Secure attachment Dismissing attachment Preoccupied attachment Fearful attachment
Model 1 β=0.135 β=−0.226* β=−0.033 β=−0.159*
p=0.078 p=0.003 p=0.666 p=0.038
Model 2 β=0.136 β=−0.257 β=0.016 β=−0.186*
p=0.085 p=0.001 p=0.842 p=0.019
Model 3 β=0.134 β=−0.254 β=0.021 β=−0.177*
p=0.090 p=0.001 p=0.781 p=0.016

* p<0.05,

p<0.01.

Model 1—Dependent variable: MEQ score; independent variable: attachment score. Model 2—Dependent variables: MEQ score, age, and gender; independent variable: attachment score. Model 3—Dependent variables: MEQ score, age, gender, and CES-D score; independent variable: attachment score. MEQ: Morningness-Eveningness Questionnaire, CES-D: Center for Epidemiological Studies–Depression Scale

Table 3
Association between attachment style and circadian preference by gender
Male Female


Secure Dismissing Preoccupied Fearful Secure Dismissing Preoccupied Fearful
Model 1 β=0.161 β=−0.340 β=0.066 β=−0.209 β=0.057 β=−0.114 β=−0.055 β=−0.088
p=0.172 p=0.003 p=0.580 p=0.076 p=0.578 p=0.263 p=0.589 p=0.387
Model 2 β=0.188 β=−0.375 β=0.075 β=−0.242 β=0.065 β=−0.125 β=−0.050 β=−0.099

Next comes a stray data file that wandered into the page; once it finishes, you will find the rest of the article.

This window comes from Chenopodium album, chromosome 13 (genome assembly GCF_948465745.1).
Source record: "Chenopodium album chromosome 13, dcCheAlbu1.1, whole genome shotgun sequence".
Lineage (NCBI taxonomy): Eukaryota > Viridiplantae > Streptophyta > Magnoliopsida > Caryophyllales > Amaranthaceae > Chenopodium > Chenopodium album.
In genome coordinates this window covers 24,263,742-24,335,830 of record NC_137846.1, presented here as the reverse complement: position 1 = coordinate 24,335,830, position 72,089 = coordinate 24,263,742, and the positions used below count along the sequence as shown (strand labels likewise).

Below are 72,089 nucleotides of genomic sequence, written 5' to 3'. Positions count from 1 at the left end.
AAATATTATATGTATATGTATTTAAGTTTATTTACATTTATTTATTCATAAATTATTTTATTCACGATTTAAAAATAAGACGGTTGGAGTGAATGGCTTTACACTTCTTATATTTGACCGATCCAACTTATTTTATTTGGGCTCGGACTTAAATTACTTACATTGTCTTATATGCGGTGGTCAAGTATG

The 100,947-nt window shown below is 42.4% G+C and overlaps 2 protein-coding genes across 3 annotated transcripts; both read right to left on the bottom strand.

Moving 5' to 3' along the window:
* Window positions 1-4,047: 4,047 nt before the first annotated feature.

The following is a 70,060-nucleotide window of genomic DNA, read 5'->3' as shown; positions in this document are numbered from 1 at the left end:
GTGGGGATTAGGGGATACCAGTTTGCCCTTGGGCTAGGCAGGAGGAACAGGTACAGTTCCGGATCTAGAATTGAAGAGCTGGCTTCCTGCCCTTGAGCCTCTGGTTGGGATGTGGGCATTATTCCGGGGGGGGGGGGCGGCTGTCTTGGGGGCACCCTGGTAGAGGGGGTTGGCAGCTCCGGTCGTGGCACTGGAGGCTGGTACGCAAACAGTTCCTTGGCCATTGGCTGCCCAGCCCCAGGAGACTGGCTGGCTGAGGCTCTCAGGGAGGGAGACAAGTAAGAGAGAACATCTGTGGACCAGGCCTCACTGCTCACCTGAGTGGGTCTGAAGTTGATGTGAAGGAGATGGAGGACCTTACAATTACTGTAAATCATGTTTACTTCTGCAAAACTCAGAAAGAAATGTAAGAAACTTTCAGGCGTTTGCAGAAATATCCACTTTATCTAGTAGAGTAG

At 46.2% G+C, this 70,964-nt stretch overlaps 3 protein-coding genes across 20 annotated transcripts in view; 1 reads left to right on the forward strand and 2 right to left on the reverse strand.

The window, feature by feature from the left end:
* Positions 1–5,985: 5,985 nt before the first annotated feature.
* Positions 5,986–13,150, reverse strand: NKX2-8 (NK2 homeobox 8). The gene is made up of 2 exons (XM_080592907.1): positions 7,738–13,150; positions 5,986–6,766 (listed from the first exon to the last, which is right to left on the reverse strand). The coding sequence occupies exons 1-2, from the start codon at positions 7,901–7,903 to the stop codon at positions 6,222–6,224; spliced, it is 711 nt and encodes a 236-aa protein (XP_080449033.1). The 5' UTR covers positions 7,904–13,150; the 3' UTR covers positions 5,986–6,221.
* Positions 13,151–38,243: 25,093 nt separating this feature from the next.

p=0.139 p=0.002 p=0.559 p=0.055 p=0.525 p=0.214 p=0.625 p=0.324
Model 3 β=0.186 β=−0.372 β=0.078 β=−0.237* β=0.062 β=−0.123 β=−0.041 β=−0.086
p=0.138 p=0.002 p=0.537 p=0.040 p=0.540 p=0.223 p=0.677 p=0.355

* p<0.05,

p<0.01.

Model 1—Dependent variable: MEQ score; independent variable: attachment score. Model 2—Dependent variables: MEQ score, and age; independent variable: attachment score. Model 3—Dependent variables: MEQ score, age, and CES-D score; independent variable: attachment score. MEQ: Morningness-Eveningness Questionnaire, CES-D: Center for Epidemiological Studies–Depression Scale

REFERENCES

1. Adan A, Lachica J, Caci H, Natale V. Circadian typology and temperament and character personality dimensions. Chronobiol Int 2010;27:181–193.
crossref pmid
2. Ong JC, Huang JS, Kuo TF, Manber R. Characteristics of insomniacs with self-reported morning and evening chronotypes. J Clin Sleep Med 2007;3:289–294.
pmid pmc
3. Yeo KE, Kim SJ. Adult attachment styles and alexithymia. Bull Yong-In Psychiatr Inst 2014;20:3–12.

4. Bowlby J. Attachment and loss. 3:Loss: sadness and depression. New York: Basic Books, 1980.

5. Bartholomew K, Horowitz LM. Attachment styles among young adults: a test of a four-category model. J Pers Soc Psychol 1991;61:226–244.
pmid
6. Kim SJ, Cho SJ, Jang HM, Shin J, Park PW, Lee YJ, et al. Interaction between brain-derived neurotrophic factor Val66Met polymorphism and recent negative stressor in harm avoidance. Neuropsychobiology 2010;61:19–26.
crossref pmid
7. Ham BJ, Kim L. Insomnia and personality trait. Sleep Med Psychophysiol 2002;9:100–105.